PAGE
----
Saturday, October 13, 2007

Let Me Tell You About My Illness



So I'm standing at an event, drink in my hand. It's a work thing. I ask the gentleman next to me, "What's new?" I don't know what I expected, but there was another man next to us, someone I didn't know, and the answer I got wasn't quite what I was expecting.

"My psychoanalyst released me." Okay, I didn't know you had a psychoanalyst and I didn't know it was up for discussion, but fine, we talked about his therapy for a few moments and moved on.

It happened years ago, but I brought it up because in the comment section of some of our posts, people have brought up the issue of feeling stigmatized and discriminated against when they've talked about their mental illnesses.

I'm never sure what to make of this. I know many people who are so very successful and who suffer either quietly or rather openly from psychiatric disorders. People seem to have their own valence for privacy needs. As a med student, a professor I barely knew told me about his anti-depressant use-- he was very matter-of-fact about it. And perhaps it's because I'm a psychiatrist, but in my personal life people mention all the time that they're taking such-and-such a med or seeing so-and-so for therapy. Okay, you say, it's because I'm a shrink, but I'll tell you that they aren't always quiet about it. One friend, a well-respected physician, told me the details of his entire family's psychiatric issues while we watched an event at our kids' school. He had a rather large audience for his story and I don't think he cared. In case you missed it, Dr. X takes Celexa and is in both individual and couples' therapy. I could fill a blog with these stories.

Okay, so what about my patients? Some of them are pretty quiet about their illnesses or issues, though most tell their family members. Others are rather vocal about their issues. Does it hurt them? Do people run the other way, do jobs get lost, are they treated poorly? From what I can tell, if someone has friends when they are well, if they have a job when they're well, people are understanding.

I don't give advice on this issue: do what you're comfortable with. If someone thinks the information might be used against them, they should keep quiet about their psychiatric disorders and treatment. Obviously, there are venues in which privacy isn't a legal option-- you can't omit your treatment with medications if you're a pilot or astronaut, and the list goes on....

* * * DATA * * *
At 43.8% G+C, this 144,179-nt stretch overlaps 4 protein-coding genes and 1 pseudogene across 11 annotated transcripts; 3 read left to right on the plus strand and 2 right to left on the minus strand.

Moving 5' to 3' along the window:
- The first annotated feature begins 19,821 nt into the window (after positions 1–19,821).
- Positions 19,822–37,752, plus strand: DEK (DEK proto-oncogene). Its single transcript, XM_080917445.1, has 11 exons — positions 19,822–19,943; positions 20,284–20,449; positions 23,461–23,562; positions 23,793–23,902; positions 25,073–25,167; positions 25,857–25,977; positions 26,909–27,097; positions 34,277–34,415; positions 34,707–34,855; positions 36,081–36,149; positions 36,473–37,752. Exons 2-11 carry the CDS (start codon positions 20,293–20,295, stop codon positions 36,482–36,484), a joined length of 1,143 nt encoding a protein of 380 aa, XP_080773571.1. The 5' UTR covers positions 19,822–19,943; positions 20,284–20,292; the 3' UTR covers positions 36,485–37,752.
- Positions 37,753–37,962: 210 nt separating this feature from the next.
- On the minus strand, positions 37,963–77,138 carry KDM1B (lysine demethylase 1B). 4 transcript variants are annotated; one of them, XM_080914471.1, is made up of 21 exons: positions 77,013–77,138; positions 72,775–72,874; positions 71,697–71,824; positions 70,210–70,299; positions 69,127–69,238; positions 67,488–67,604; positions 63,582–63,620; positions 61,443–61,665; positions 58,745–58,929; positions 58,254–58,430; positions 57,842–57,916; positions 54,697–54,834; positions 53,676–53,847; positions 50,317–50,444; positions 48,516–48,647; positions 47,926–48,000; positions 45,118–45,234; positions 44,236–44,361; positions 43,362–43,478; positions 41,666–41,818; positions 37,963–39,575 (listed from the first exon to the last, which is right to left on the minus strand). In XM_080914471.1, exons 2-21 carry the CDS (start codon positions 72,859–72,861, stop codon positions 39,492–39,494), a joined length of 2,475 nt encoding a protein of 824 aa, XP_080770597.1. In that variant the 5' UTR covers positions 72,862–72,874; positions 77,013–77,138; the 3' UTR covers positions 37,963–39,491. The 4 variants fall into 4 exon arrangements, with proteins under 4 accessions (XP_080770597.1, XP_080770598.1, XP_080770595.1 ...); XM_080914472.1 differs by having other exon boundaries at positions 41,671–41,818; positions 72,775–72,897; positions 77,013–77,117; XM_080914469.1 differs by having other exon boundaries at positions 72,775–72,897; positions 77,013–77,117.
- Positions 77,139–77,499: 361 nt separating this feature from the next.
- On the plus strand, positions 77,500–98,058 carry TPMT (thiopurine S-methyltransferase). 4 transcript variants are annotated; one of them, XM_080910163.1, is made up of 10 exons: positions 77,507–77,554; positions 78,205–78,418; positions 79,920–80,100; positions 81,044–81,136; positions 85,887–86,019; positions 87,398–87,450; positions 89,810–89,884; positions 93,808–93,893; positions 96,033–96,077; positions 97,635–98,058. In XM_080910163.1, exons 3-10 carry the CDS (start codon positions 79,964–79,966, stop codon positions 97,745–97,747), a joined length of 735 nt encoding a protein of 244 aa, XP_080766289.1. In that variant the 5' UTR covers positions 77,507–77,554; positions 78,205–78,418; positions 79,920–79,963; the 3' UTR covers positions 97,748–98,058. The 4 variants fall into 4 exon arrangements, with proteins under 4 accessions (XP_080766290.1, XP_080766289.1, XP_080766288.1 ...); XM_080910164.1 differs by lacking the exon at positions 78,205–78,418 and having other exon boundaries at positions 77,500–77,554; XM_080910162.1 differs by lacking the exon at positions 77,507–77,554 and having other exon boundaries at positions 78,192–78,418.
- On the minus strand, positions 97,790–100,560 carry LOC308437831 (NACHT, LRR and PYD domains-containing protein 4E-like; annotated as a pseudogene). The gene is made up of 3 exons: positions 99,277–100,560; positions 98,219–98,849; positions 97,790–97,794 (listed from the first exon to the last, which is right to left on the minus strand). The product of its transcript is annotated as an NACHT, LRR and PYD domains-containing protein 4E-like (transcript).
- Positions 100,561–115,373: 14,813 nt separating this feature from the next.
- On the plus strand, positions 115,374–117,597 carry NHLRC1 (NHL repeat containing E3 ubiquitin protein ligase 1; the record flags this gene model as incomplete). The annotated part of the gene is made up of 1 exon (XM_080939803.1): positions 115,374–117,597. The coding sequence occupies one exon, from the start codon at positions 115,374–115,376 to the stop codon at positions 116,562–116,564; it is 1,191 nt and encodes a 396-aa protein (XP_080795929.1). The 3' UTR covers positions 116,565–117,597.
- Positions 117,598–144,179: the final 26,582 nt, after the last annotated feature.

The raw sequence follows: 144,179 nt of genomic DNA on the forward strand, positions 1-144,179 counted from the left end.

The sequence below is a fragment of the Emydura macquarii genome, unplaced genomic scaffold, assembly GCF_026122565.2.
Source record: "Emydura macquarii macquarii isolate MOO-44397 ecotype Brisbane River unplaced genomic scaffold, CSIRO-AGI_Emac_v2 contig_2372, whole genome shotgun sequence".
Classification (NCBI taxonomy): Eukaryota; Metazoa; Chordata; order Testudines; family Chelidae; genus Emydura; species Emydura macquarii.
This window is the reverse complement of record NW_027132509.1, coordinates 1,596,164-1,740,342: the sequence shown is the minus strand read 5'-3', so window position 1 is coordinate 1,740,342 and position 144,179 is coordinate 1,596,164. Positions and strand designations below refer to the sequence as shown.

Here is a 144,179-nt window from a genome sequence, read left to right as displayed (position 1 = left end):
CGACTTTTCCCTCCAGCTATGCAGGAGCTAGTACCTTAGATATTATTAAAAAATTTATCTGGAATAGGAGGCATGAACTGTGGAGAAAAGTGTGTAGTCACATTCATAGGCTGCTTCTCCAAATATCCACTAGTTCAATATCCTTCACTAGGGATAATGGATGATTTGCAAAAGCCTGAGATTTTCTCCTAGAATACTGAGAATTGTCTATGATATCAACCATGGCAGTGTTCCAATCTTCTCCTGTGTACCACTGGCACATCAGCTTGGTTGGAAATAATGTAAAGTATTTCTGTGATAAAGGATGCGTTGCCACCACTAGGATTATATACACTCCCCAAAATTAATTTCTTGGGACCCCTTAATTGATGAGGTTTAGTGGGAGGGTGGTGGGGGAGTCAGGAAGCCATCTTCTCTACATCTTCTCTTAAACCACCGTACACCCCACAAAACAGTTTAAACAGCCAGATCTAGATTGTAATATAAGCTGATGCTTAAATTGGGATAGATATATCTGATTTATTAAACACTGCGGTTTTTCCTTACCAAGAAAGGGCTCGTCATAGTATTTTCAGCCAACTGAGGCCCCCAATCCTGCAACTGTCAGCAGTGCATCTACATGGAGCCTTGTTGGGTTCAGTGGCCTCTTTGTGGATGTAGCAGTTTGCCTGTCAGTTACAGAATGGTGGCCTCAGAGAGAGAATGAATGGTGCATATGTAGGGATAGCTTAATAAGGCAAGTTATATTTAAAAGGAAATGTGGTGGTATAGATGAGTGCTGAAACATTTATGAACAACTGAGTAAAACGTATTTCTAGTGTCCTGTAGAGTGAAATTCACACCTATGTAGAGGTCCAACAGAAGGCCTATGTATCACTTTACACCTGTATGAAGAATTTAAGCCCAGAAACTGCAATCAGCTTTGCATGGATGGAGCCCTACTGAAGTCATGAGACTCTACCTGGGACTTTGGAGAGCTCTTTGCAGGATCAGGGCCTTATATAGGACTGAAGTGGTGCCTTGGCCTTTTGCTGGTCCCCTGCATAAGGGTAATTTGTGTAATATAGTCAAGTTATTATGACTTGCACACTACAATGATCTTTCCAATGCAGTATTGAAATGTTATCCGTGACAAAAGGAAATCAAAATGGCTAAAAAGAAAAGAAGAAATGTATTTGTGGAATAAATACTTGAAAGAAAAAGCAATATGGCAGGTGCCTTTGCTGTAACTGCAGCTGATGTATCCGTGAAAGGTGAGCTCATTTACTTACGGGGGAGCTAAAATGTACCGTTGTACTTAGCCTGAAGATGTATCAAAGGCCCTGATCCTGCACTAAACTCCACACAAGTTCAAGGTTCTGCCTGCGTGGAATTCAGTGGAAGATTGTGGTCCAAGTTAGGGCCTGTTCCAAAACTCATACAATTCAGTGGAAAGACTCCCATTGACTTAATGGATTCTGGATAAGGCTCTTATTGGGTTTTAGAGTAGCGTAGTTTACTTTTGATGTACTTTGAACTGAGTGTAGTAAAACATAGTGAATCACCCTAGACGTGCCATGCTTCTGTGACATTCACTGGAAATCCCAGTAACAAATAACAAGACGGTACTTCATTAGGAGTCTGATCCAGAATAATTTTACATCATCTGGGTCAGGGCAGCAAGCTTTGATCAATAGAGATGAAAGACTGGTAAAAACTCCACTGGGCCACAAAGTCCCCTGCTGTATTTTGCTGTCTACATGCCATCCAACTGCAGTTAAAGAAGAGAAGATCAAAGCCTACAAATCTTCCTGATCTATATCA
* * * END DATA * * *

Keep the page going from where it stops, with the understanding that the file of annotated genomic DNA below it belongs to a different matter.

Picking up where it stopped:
Here are a few factors that I think play a part in how the fact of mental illness is received by another party.

-- The other person's own experiences with psychiatric disorder. Some of my patients seem to be magnets for people with their disorders. When they tell others about their diagnosis, they aren't shunned, instead they are embraced by people who are relieved to have found someone to unload their secrets on, someone who has been there themselves. If the other person's only experience with mental illness, however, is the psychotic person who shot their mother, well.....

-- The delivery. If the person with the problem is nonchalant about it, it's a less of an issue than if they're confiding their deepest darkest secret. Of course, confiding one's deepest, darkest secret has its place, too.

--The bizarreness of the symptoms. Most people have some understanding of sadness or anxiety and can extrapolate this to a severity worthy of a diagnosis. Symptoms which are difficult for most people to relate to are more likely to get raised eyebrows. I'll hold off on examples here, but feel free to let your imagination run wild. Which leads us to....

--How much the patient's symptoms interfere with other people's lives. And for how long. So a declaration that "I have panic attacks" might be met differently by one's boss than, "I had a manic episode last week during which time I stole $40,000 from the till and spent it on a non-returnable artist's rendition of a bird's nest. " Some people suffer silently, others have symptoms that effect others profoundly.

-- Who the patient is when they're well . If a person with a psychiatric disorder is liked and respected when they're well, people are more likely to be sympathetic to diversions from their usual state, especially if they return to wellness and being that likable person.

--Any way you dice it, people are more sympathetic about Axis I disorders than they are about personality disorders.

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Bottom of the fifth, Red Sox are losing 5-3.